Posts Tagged ‘review’

Wot I Think: Darkest Dungeon

Darkest Dungeon [official site] begins with a foreboding admonition. It’s a game about making the most of a bad situation, you’re told from the outset. Your actions are permanent, therefore the quests you embark upon will often end in failure. “Heroes will die,” it says. “And when they die they stay dead.”

These preeminent words of wisdom project an honest sentiment that’s not only a tone-setter for Darkest Dungeon, but also serves to define its makeup: through each stage of development – from its beginnings, its crowdfunding success, a year-long stint in Early Access, and now onto full release – developer Red Hook Studios envisioned a brutally difficult game that would offer little in the way of concession. But does the game make death and despair engaging? Here’s wot I think.

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Wot I Think: Pythagoria

Pythagoria [Steam page] is an awful lot more like maths homework than it is a regular puzzle game. But if you’re a giant weirdo like me, then you might secretly have rather enjoyed maths homework (the only homework I ever did). In fact, if you’re a colossal weirdo, you might have spent a good proportion of a sabbatical a couple of years ago sitting under a tree in a park with a pad and pen, re-learning algebra from a mobile app. So yes, Pythagoria does rather appeal, despite that. Except, oh dear, my brain. Here’s wot I think:

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Wot I Think – Homeworld: Deserts Of Kharak

Homeworld: Deserts of Kharak [official site] is a prequel to the legendary Homeworld space real-time strategy games, but this time – heresy! – set on land, as the Kushan race battle angry clans to reclaim ancient technologies found on the sandy planet they currently call home. While some of its developers (including studio boss and former Relic art lead Rob Cunningham) worked on the original games, this first began life as the unrelated ‘Hardware: Shipbreakers’, before morphing into the free to play multiplayer ‘Homeworld: Shipbreakers’ and then finally to the traditionally-sold, singleplayer and multiplayer package it is now. Deserts of Kharak has some bloody big boots to fill – can it possibly manage it?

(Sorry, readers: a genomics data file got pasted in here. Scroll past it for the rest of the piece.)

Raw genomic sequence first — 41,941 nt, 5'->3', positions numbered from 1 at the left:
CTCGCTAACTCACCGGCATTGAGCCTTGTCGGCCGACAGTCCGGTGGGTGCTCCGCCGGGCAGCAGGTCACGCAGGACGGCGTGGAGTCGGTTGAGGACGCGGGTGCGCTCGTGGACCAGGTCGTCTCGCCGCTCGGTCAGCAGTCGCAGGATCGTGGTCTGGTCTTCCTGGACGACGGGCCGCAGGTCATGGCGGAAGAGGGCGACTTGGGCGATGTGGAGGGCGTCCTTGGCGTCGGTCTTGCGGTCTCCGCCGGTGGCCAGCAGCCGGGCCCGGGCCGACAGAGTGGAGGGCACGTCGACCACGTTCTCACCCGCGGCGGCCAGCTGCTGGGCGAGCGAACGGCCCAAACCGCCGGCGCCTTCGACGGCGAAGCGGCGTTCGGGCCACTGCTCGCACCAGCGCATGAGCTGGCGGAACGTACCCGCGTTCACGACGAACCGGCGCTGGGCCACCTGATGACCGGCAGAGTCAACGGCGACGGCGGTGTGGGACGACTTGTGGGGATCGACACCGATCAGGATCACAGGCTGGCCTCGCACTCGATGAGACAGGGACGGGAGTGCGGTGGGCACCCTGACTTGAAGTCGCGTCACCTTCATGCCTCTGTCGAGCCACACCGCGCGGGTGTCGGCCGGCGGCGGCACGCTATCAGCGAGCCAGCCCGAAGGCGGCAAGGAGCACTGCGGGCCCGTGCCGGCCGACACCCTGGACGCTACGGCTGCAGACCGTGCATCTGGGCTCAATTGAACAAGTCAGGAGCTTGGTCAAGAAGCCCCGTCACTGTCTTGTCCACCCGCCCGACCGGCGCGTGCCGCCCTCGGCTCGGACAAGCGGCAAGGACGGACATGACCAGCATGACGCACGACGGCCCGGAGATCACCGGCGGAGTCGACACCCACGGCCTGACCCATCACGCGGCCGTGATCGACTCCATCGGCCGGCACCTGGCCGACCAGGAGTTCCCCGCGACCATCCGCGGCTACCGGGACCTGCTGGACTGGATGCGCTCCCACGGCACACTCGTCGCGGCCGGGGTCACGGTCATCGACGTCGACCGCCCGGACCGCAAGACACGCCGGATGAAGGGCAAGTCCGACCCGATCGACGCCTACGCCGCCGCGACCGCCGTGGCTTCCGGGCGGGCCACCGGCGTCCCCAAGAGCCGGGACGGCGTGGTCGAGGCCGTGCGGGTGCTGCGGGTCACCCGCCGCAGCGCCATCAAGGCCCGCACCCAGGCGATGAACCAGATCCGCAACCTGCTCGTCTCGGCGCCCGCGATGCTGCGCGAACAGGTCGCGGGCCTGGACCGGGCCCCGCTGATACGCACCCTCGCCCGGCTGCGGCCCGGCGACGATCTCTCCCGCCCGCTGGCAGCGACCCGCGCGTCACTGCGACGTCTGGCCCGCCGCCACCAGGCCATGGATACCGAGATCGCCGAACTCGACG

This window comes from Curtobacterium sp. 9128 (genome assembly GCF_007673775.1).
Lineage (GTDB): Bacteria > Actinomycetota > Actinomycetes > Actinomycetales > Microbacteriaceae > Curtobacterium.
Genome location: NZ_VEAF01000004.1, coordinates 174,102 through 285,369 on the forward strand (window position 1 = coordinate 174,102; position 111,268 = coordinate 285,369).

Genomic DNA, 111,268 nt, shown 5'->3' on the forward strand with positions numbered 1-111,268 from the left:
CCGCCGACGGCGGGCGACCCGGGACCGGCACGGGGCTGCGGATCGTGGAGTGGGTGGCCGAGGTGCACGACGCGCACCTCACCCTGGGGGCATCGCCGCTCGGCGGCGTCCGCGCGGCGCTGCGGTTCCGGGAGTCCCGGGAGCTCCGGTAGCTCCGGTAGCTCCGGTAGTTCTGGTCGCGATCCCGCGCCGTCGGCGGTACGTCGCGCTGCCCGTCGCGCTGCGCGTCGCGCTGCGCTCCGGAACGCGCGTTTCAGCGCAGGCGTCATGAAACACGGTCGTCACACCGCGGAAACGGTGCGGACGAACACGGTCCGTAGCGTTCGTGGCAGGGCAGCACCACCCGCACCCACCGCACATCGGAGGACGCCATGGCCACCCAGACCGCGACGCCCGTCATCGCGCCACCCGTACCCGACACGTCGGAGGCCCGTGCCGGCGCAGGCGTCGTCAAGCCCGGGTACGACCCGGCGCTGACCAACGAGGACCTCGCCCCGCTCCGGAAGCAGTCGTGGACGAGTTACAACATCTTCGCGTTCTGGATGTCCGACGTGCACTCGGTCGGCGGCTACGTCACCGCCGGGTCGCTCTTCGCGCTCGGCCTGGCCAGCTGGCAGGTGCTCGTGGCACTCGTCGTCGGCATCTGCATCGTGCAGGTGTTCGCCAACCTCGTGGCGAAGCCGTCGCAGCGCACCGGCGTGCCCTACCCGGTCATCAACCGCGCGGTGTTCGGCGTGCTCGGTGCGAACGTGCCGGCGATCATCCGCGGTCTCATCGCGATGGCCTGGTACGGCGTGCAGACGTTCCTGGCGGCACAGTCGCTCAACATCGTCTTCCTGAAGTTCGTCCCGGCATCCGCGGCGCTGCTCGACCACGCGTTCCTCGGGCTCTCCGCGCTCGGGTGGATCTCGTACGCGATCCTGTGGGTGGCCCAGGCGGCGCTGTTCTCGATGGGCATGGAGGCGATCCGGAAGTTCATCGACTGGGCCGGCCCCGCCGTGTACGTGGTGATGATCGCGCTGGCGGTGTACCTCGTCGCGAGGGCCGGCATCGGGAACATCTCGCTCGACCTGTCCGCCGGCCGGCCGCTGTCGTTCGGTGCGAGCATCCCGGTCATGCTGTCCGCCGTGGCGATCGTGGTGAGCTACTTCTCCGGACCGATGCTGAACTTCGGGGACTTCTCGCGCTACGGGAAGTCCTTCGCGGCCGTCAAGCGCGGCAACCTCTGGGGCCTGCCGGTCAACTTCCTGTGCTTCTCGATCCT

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Wot I Think: Gemini – Heroes Reborn

A game based on one of the most consistently ridiculous and astonishingly dreadful TV shows ever made? How could I resist? Except, huh, something weird’s going on here. Gemini: Heroes Reborn [official site] isn’t… this isn’t entirely terrible. In fact, there are some really good ideas in here – far more than in the freshly cancelled series reboot after which it’s named and themed. What a confusing situation. Here’s wot I think:

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Wot I Think: The Westport Independent

The Westport Independent [official site], once a gamejam experiment, is now a full game. As it succinctly describes itself, it’s “a game about censorship, corruption and newspapers”. As the editor of a paper in a fictional post-war country in the mid-1940s, you must work out how you will approach your job under an increasingly fascist government. Does it successfully speak its mind, or might it need some heavy editing? Here’s wot I think: